Night of the Living Dead

One of the best and most influential horror films ever made, George Romero packed Night Of The Living Dead with shocking horror, brilliant filmmaking, complex themes, and a controversial social commentary of the times.

Night Of The Living Dead opens up with a classic scene, where Barbara and her brother are visiting a grave. As a man stumbles towards them Barbara?s brother taunts her with “They’re coming to get you, Barbara!”, and “There’s one of them now! They’re coming to get you!”. Little did he know, the man really was one of “them” and he really was coming to get Barbara. The man, one of the most infamous zombies ever created played by Bill Hinzman, attacked the two killing Barbara’s brother. Barbara escapes to a nearby farmhouse, where the rest of the film takes place and Romero would escalate the already tense atmosphere.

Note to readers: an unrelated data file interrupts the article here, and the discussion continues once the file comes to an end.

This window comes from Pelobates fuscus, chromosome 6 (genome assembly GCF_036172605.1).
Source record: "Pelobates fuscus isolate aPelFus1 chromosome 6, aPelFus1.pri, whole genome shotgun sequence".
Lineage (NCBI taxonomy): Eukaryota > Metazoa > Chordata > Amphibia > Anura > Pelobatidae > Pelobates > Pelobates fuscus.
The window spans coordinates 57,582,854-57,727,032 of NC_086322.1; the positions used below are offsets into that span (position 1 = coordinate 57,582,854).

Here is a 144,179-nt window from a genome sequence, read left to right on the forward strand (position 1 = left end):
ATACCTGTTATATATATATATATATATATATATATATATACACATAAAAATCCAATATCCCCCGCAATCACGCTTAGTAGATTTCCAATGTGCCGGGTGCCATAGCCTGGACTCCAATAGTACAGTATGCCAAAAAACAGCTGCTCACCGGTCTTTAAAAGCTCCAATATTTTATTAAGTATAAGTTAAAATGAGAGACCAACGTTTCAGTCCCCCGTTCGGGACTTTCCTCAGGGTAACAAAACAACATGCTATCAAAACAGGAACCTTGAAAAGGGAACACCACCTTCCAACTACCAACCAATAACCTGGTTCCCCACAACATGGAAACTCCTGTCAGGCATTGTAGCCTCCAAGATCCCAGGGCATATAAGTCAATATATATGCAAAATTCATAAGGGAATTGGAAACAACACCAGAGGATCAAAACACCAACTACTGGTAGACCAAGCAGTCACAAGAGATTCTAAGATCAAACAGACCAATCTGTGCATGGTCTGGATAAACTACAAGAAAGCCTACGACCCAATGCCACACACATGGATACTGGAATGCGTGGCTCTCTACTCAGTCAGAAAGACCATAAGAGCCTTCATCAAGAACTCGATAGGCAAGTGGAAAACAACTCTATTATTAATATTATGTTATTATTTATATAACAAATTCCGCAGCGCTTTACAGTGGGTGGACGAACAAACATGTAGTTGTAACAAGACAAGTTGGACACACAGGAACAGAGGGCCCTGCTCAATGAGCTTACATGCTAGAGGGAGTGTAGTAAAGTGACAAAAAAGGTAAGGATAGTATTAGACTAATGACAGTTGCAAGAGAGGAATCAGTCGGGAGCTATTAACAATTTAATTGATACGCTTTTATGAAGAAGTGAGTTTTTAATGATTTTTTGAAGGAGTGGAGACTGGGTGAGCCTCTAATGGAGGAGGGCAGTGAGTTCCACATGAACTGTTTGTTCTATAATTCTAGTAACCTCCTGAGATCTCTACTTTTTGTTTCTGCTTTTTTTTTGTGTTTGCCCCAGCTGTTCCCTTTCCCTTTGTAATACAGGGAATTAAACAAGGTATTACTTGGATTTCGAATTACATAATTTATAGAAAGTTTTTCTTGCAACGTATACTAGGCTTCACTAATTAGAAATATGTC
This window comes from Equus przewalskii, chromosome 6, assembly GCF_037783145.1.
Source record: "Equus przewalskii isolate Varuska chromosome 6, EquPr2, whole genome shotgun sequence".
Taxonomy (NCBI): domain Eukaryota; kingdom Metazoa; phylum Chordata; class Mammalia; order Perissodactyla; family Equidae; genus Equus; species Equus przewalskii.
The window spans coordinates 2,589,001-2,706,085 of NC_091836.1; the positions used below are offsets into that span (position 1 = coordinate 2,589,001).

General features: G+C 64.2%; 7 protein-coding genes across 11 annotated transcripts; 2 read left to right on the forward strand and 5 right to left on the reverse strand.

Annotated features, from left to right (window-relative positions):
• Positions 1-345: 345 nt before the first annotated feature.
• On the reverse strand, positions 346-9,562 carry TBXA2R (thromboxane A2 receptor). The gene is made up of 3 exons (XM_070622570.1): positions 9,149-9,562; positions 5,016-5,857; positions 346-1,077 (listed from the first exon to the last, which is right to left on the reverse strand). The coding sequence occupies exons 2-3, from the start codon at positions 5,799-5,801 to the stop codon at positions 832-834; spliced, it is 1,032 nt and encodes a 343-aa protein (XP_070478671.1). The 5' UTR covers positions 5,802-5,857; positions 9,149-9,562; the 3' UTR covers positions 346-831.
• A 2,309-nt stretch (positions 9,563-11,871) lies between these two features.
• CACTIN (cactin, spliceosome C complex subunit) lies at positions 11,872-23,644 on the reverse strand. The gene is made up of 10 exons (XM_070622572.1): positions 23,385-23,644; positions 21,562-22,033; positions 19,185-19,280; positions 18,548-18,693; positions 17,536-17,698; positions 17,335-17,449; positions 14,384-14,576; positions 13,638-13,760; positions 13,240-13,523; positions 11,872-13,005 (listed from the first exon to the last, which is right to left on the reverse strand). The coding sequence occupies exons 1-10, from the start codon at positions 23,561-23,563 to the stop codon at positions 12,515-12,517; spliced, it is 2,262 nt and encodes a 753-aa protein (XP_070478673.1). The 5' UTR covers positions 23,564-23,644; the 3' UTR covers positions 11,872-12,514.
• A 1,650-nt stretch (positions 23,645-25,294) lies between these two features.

As the numbers of living dead grow, more people make their way to seek refuge in the same farmhouse as Barbara. The next character we meet is Ben, an African American, whose character provides a foundation for one of the more prevalent cultural and political themes found throughout the movie. Ben contradicts the norm of the time for black roles in films. His character is a strong, intelligent, and well-spoken black man, who ends up taking lead of the 7 strangers who arrive at the farmhouse. By casting a black lead, Romero takes a stand in the Civil Rights movement, which was escalating and growing tenser at the time. It also is a way for Romero to defy the norms of Hollywood where Night Of The Living dead would never have been possible, and a black man would never have been cast as the lead. Two more couples soon arrive, one with a daughter who has been bitten by the zombies and is growing sicker. Together they try to figure out what is happening and how they will stay alive. Nobody really knows where these creatures came from. All they have to go by are uninformed radio reports of a crashing space probe and meteor dust harboring a deadly virus. Eventually they realize the only thing that will help them is to come to terms that this IS happening, and they have to figure a way to save themselves.